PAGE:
17 Mar How to Improve the Biggest Variable in Your Company: People
Your company’s biggest variable for success is your people. Everything your company is known for is a direct result of their motivation, engagement, training, effort, and skill. Chances are you have a good group that already works for you, but there are probably occasions, or maybe even some people in general, that simply don’t measure up. This article focuses on increasing the performance of your staff:
- Lead from the Bottom Up. Employees are motivated when they feel needed, included, and part of the team. Communicate your expectations consistently, and define what your company success should look like. The old adage, “Man supports what he helps create” works here. Get your staff involved in the decisions, and delegate responsibilities. People want to contribute!
- Make it Easy to Succeed and Difficult to Fail. Even with complicated or complex tasks, try to make it easy for your staff to do it correctly by giving them the tools for success. This includes training, support, and leadership. If they work on equipment, make sure it’s properly maintained and not outdated. Constantly look for opportunities to change something to eliminate ways someone could fail at their task. Ask your staff, “What do you need to do this better?” They will always tell you!
- Cross Train. Want a more motivated and professional staff? Keep them sharp by constantly training them in other areas of your business. People naturally want to contribute and learn, and by giving them more opportunities to succeed than just the one role they play your staff becomes more engaged.
- Be Proactive. Building a “Do It Today” company culture is a constant effort. Your leaders must always encourage your staff to try to think a few steps ahead in everything they do. Whether it is answering a question for a client, or working on a project; everyone needs to look forward and address any needs that might be just over the horizon.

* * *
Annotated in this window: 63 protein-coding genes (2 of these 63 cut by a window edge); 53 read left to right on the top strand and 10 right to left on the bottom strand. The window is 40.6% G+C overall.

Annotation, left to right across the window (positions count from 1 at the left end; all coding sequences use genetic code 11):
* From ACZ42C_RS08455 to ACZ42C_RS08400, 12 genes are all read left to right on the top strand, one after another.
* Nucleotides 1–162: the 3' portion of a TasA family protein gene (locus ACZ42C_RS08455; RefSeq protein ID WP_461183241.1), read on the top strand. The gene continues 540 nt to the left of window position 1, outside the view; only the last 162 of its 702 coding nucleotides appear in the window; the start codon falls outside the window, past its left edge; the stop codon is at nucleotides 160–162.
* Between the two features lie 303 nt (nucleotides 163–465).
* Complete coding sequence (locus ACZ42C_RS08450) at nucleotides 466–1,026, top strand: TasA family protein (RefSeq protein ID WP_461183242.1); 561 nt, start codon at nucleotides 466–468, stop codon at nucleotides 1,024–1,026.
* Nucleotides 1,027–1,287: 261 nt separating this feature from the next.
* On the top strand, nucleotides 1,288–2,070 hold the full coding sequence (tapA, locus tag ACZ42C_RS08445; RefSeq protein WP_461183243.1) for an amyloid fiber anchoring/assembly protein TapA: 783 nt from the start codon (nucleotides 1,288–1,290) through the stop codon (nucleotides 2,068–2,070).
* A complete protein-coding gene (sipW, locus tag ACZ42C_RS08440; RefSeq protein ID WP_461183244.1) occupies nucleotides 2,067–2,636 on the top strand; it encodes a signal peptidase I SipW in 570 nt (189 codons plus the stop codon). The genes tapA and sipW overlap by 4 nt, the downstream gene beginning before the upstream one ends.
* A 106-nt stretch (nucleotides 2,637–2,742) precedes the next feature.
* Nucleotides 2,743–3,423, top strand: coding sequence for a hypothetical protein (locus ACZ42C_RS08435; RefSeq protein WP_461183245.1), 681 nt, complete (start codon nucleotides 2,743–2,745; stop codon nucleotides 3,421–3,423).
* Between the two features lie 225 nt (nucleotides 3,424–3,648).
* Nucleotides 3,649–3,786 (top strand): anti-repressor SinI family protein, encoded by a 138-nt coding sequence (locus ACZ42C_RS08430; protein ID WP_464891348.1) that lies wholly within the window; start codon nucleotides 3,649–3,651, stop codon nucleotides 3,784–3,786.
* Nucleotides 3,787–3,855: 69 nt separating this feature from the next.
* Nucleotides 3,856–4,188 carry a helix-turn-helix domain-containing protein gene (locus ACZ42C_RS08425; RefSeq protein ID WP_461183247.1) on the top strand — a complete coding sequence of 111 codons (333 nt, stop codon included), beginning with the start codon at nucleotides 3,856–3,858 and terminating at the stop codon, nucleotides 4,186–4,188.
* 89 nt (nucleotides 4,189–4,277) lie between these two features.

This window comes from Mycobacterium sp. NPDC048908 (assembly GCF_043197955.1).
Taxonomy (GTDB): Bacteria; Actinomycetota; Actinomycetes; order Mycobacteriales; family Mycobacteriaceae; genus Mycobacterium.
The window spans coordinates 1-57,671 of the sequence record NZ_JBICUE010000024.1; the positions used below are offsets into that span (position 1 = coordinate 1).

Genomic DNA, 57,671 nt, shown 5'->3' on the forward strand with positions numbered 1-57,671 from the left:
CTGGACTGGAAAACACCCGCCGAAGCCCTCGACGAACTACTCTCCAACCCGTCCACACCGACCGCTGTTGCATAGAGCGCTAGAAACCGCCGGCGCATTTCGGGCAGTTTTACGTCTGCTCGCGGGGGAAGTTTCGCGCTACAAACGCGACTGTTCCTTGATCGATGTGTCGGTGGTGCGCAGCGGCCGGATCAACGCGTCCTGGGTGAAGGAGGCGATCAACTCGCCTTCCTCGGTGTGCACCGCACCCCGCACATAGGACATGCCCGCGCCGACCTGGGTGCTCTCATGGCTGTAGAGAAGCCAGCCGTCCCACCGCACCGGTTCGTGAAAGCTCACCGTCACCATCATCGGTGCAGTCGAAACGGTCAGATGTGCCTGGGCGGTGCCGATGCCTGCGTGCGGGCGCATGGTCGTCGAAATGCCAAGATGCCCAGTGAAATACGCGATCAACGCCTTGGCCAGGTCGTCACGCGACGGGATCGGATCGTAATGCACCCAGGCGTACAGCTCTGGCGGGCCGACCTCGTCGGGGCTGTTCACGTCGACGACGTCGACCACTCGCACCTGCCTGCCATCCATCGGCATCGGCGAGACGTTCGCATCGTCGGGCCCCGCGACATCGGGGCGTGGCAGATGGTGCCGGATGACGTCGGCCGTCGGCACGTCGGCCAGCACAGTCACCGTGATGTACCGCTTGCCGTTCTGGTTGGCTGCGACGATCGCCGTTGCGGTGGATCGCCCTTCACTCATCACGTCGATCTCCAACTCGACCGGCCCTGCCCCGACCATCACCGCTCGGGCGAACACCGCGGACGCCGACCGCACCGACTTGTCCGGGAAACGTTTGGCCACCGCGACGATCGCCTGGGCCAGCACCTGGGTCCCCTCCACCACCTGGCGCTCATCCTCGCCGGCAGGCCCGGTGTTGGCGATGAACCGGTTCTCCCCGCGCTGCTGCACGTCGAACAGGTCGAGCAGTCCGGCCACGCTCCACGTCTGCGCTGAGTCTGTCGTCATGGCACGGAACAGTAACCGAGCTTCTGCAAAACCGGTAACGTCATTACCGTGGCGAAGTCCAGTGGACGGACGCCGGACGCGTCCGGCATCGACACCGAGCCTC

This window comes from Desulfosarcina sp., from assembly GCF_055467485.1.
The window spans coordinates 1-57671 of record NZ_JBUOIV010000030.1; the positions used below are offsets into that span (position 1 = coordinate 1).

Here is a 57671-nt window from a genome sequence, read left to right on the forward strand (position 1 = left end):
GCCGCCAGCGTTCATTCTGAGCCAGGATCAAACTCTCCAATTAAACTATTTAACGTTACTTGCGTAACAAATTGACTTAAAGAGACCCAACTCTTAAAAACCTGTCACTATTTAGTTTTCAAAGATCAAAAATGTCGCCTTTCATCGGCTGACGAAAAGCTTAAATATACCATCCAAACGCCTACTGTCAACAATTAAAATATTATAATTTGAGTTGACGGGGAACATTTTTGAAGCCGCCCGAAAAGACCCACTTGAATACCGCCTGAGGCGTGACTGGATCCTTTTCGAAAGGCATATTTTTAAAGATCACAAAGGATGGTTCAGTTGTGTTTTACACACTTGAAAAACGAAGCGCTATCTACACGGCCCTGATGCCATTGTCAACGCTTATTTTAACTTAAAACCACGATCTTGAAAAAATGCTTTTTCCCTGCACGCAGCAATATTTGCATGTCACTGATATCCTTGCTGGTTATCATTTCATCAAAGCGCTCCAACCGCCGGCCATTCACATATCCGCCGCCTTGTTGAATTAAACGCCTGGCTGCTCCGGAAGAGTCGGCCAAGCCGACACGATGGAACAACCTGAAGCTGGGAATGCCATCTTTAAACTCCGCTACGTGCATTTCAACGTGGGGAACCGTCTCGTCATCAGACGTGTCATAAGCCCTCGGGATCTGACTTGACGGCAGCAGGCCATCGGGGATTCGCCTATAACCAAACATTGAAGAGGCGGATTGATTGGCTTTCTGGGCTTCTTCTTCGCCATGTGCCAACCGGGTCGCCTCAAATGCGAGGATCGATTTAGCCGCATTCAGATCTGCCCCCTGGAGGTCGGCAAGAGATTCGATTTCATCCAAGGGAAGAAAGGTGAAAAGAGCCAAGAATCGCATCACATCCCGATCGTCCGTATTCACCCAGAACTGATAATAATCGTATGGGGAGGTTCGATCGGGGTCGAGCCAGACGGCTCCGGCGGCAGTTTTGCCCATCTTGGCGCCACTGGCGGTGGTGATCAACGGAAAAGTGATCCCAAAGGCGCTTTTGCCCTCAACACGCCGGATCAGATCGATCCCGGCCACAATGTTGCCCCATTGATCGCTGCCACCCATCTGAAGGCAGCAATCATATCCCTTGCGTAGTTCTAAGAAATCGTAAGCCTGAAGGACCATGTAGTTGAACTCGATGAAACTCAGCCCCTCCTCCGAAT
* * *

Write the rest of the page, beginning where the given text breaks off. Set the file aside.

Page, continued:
- Set a Good Example. Company management should walk the walk. Just like children take their cues from their parents, employees take their cues from their management leaders. If you have a supervisory role in your company, you should set the bar for your staff. Think about how you focus on detail; how you execute your job; how you talk, act and perform. Your staff is looking to see what you do, and a good many of them will emulate your actions. If you operate with high standards of performance, so will they.
- Paint the Picture. This phrase is something I use constantly. “Paint the Picture” means that you have to illustrate to everyone how success will look like in the future. This is especially true if you are trying to define a company culture change. This leads to some great discussions and if you have a highly engaged staff they will think of things that you never considered.
- Be Fair and Equal. If you are a leader and outwardly play favorites, you are adding to the difficulty in getting your job accomplished. Whether if it’s how you speak to people or actions you take, you need to be consistently level with everyone. Whether you like it or not, your staff talks about you and a lot of it is in a gossip type format. If you give them ammunition by not treating everyone equally, this can lead to employee dissatisfaction, apathy and low morale.
- Celebrate Success. Want more success? Celebrate when something great happens and include everyone. Thank everyone for their contributions, and publically acknowledge key performers. A public thank you goes a long way, and helps reinforce how you define success in your company culture.
- “Catch People Doing It Right”. You’ve heard this one before, I’m sure. It works. Don’t always focus on what your staff is doing wrong (of course that’s important too…), instead focus on encouraging your staff when they are improving on something. Positive reinforcement.
- Get rid of the deadwood. Eventually you’ll discover that you have some staff that regardless of what you do, will never improve or measure up. These people bring your company down, and like a dead branch on a tree, need to be pruned. Your performance review program and managers should be working with this type of person all along, but eventually the writing may be on the wall.